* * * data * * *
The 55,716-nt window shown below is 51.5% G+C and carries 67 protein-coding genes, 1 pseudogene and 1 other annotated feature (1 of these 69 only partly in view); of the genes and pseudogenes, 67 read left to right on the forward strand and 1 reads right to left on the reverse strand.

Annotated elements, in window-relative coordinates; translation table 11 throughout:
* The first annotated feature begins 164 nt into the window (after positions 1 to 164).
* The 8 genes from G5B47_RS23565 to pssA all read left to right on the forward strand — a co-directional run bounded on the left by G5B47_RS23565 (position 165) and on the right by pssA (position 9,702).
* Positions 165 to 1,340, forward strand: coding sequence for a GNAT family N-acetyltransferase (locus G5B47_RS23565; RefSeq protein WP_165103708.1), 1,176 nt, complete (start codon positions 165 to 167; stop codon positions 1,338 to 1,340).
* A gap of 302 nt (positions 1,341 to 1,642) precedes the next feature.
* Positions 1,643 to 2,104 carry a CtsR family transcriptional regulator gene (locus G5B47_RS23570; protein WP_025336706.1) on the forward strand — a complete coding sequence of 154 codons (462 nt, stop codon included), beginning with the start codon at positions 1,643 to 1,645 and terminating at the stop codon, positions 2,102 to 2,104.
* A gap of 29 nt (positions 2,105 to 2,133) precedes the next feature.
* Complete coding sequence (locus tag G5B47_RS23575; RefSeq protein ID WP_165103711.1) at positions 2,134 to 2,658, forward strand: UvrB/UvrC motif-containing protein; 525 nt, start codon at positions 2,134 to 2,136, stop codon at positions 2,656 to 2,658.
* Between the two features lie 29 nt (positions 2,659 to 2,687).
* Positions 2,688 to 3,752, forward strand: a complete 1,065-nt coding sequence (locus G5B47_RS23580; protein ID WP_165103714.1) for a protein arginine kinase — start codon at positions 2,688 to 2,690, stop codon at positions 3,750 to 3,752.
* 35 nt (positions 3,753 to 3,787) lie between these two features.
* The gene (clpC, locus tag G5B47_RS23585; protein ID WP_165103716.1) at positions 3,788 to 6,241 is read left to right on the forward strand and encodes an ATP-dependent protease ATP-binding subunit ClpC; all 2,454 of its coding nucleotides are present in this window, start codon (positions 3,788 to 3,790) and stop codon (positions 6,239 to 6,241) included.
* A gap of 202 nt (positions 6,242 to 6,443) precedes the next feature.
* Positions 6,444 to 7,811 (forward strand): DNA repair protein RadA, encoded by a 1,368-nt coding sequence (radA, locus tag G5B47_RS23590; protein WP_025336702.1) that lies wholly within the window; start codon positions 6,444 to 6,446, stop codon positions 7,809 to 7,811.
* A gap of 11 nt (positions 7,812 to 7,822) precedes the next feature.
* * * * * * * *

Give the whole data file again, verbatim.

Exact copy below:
The 55,716-nt window shown below is 51.5% G+C and carries 67 protein-coding genes, 1 pseudogene and 1 other annotated feature (1 of these 69 only partly in view); of the genes and pseudogenes, 67 read left to right on the forward strand and 1 reads right to left on the reverse strand.

Annotated elements, in window-relative coordinates; translation table 11 throughout:
* The first annotated feature begins 164 nt into the window (after positions 1 to 164).
* The 8 genes from G5B47_RS23565 to pssA all read left to right on the forward strand — a co-directional run bounded on the left by G5B47_RS23565 (position 165) and on the right by pssA (position 9,702).
* Positions 165 to 1,340, forward strand: coding sequence for a GNAT family N-acetyltransferase (locus G5B47_RS23565; RefSeq protein WP_165103708.1), 1,176 nt, complete (start codon positions 165 to 167; stop codon positions 1,338 to 1,340).
* A gap of 302 nt (positions 1,341 to 1,642) precedes the next feature.
* Positions 1,643 to 2,104 carry a CtsR family transcriptional regulator gene (locus G5B47_RS23570; protein WP_025336706.1) on the forward strand — a complete coding sequence of 154 codons (462 nt, stop codon included), beginning with the start codon at positions 1,643 to 1,645 and terminating at the stop codon, positions 2,102 to 2,104.
* A gap of 29 nt (positions 2,105 to 2,133) precedes the next feature.
* Complete coding sequence (locus tag G5B47_RS23575; RefSeq protein ID WP_165103711.1) at positions 2,134 to 2,658, forward strand: UvrB/UvrC motif-containing protein; 525 nt, start codon at positions 2,134 to 2,136, stop codon at positions 2,656 to 2,658.
* Between the two features lie 29 nt (positions 2,659 to 2,687).
* Positions 2,688 to 3,752, forward strand: a complete 1,065-nt coding sequence (locus G5B47_RS23580; protein ID WP_165103714.1) for a protein arginine kinase — start codon at positions 2,688 to 2,690, stop codon at positions 3,750 to 3,752.
* 35 nt (positions 3,753 to 3,787) lie between these two features.
* The gene (clpC, locus tag G5B47_RS23585; protein ID WP_165103716.1) at positions 3,788 to 6,241 is read left to right on the forward strand and encodes an ATP-dependent protease ATP-binding subunit ClpC; all 2,454 of its coding nucleotides are present in this window, start codon (positions 3,788 to 3,790) and stop codon (positions 6,239 to 6,241) included.
* A gap of 202 nt (positions 6,242 to 6,443) precedes the next feature.
* Positions 6,444 to 7,811 (forward strand): DNA repair protein RadA, encoded by a 1,368-nt coding sequence (radA, locus tag G5B47_RS23590; protein WP_025336702.1) that lies wholly within the window; start codon positions 6,444 to 6,446, stop codon positions 7,809 to 7,811.
* A gap of 11 nt (positions 7,812 to 7,822) precedes the next feature.